Mimi and the girls followed Clint in his next assignment to Kingston, Jamaica, where the family lived for seventeen years, residing for a time in the former home of Ian Fleming, the James Bond author. In Jamaica, Clint was active in the Kingston Chamber of Commerce; supported local development as Chairman for the League of Friends of Kingston Public Hospital; led efforts to construct an elementary school; and began his long association with Rotary by starting the St. Andrew Rotary Club.
Reposted to Hawaii in 1977, Clint retired four years later as Regional Vice President. Clint and Mimi resettled then in the Honolulu home built by his grandfather, distinguished architect Clinton Briggs Ripley, a home Clint and Mimi loved and lived in for more than 38 years.
Clint and Mimi were wonderfully devoted to each other until her death after more than 73 years of marriage. They traveled the world together across all continents (except Antarctica), often with their two daughters, Tina and Fuzzi, and later with sons-in-law and grandsons, on adventures to Europe. Often, Clint and Mimi would stay with old friends and colleagues during their travels, and many, in turn, would visit them here in Hawaii. Clint was the consummate host and Mimi was a perfect complement to his efforts. They maintained a lively correspondence with many friends until age limited their interactions. Clint cared deeply for Mimi and was her caregiver until the very end—she passed away holding his hand. His devotion to her and their devotion to each other was humbling and magnificent.
Always admirably active recreationally, Clint was a longtime member of Jamaica’s Caymanas Golf Club, the Outrigger Canoe Club, and the Kaneohe Yacht Club’s Tennis Fleet. He swam, sailed, played tennis until he was 95 with his KYC friends (who nicknamed him ‘Rabbit’), and golfed until 97 (usually pulling his own cart and even complaining about scores of 47 and 49 for nine holes!). And, when he could no longer play alongside his friends, he still met them regularly on Thursdays after they played to have coffee and ‘talk story’ on the Kaneohe Marine Base. Clint missed them profoundly when he could no longer drive in late 2017…their shenanigans on a phone call again brought laughter and tears to him in his waning weeks.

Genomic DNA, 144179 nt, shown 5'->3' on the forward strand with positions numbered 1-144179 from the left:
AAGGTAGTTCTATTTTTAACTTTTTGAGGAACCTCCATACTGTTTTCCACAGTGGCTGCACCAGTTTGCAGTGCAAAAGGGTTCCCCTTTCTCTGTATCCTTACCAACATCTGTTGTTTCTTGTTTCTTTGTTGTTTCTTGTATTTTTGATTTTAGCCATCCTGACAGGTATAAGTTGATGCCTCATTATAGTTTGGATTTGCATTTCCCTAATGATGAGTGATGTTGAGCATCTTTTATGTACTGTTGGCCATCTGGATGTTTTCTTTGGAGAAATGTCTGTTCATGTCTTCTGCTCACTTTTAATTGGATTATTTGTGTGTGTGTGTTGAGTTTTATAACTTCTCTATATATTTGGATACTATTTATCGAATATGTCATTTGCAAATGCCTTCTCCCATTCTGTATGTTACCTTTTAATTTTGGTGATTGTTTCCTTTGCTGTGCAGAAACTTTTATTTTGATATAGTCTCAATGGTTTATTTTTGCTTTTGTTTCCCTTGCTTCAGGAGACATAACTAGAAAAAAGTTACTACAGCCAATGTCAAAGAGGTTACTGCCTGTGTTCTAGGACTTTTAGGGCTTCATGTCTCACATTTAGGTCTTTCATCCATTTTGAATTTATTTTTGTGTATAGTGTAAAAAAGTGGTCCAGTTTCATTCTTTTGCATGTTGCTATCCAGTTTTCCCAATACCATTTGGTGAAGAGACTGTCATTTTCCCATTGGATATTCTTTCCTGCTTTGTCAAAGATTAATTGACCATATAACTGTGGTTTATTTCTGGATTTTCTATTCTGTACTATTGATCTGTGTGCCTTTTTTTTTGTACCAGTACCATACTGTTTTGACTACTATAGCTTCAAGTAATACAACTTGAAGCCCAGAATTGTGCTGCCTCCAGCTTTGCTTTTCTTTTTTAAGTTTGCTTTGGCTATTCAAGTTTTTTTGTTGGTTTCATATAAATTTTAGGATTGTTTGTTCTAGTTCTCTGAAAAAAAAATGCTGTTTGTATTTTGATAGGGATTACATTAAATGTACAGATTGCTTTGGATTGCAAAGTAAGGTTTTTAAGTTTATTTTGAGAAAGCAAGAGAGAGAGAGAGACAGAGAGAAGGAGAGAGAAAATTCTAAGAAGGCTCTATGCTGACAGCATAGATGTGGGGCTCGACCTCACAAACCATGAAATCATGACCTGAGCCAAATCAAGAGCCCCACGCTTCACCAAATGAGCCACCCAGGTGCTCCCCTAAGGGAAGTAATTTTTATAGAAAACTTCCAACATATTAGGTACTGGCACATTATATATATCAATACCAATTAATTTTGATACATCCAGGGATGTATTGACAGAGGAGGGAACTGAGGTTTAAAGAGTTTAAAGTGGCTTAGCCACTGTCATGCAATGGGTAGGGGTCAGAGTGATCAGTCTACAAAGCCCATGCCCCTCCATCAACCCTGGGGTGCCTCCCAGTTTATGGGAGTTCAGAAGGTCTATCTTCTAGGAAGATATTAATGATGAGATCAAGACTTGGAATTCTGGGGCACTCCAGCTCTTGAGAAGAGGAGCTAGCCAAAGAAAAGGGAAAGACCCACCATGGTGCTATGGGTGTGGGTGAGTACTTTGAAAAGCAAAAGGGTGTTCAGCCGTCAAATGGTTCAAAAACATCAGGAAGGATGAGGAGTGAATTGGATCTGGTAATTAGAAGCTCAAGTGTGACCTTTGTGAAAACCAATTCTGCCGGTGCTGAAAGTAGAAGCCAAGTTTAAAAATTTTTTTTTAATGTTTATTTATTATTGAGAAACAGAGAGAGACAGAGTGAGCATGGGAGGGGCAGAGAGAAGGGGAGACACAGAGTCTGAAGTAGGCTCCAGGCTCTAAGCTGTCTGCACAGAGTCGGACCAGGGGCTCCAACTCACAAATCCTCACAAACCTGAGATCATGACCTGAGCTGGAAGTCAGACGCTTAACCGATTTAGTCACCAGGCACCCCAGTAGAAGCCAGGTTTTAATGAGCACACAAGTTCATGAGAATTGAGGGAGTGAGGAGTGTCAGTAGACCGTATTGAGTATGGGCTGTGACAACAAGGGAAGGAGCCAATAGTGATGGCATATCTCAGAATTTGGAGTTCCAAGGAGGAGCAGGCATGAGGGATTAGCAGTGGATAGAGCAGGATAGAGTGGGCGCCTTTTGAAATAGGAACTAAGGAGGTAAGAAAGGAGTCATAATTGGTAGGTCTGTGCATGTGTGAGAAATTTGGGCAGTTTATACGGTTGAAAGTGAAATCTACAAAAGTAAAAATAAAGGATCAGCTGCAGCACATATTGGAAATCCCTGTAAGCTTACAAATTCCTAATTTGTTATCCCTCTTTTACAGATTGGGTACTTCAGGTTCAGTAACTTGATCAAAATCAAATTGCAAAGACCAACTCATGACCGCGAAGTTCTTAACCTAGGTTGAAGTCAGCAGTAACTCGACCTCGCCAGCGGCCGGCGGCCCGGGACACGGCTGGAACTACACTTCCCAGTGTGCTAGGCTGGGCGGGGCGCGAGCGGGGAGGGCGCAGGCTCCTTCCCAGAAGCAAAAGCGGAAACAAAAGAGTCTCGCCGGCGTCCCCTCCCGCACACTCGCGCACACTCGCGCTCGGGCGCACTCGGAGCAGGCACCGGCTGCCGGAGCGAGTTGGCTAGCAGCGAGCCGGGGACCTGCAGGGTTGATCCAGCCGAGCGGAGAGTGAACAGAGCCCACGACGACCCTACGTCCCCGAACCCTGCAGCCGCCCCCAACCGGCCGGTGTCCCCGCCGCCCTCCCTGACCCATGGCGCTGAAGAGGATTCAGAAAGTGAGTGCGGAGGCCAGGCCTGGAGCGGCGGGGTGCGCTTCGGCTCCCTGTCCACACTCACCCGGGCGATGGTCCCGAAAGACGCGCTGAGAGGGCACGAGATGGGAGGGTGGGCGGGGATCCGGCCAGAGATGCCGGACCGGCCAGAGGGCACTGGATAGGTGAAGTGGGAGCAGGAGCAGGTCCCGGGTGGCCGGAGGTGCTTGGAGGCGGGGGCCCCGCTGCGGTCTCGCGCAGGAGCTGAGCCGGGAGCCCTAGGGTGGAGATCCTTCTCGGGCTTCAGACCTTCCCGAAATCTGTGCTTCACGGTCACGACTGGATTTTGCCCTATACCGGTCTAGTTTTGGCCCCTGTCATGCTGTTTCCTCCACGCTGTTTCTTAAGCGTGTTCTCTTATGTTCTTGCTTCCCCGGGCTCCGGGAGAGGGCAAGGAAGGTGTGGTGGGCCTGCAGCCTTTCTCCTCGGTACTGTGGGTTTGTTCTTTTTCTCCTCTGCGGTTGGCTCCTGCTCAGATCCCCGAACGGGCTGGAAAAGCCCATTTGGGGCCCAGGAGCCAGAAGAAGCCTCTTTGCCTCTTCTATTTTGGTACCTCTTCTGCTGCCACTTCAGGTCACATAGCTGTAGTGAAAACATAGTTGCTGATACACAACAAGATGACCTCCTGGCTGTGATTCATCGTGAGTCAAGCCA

Clint was active and involved in his community: as a career-long member of Rotary International in the Honolulu Rotary Club (as the oldest member in recent years); on the Nuuanu Neighborhood Board; Bishop Museum Board; Kaneohe Yacht Club; and JLP Robinson Trust Manager.
Clint leaves his daughter Katherine ‘Tina’ (Mark) Terry of Star Valley, AZ; daughter Deborah ‘Fuzzi’ Basler (John ‘Tam’ Tamulonis) of Eugene, OR; grandson Sean Basler (Beth Levin) of Brooklyn, NY; grandson Clinton ‘Kai’ Tamulonis (Cindy Chen) of Seattle, WA; and visiting emotional-support dog, best cuddler & bacon thief, Maile. The family would especially like to thank Dr. Melvin Palalay; his innovative immunotherapy treatment; staff at the Queen’s Cancer Center; and our angelic-caregivers, Eunice, Cynthia, Rochelle, Louise, and Polla who helped make Clint’s last several months healthy, comfortable, and fun.
Clint’s grandson, Kai, described his passing in this delightful way: "While he’s moved on from this world, he’s got the best seat to hold hands with Mimi on the lanai up above." That’s for sure!
Aloha nui kakou, Clint / Daddy / Dad!
Family and friends will ‘talk story, 6/22/2018.
Donations to Hawaii Hospice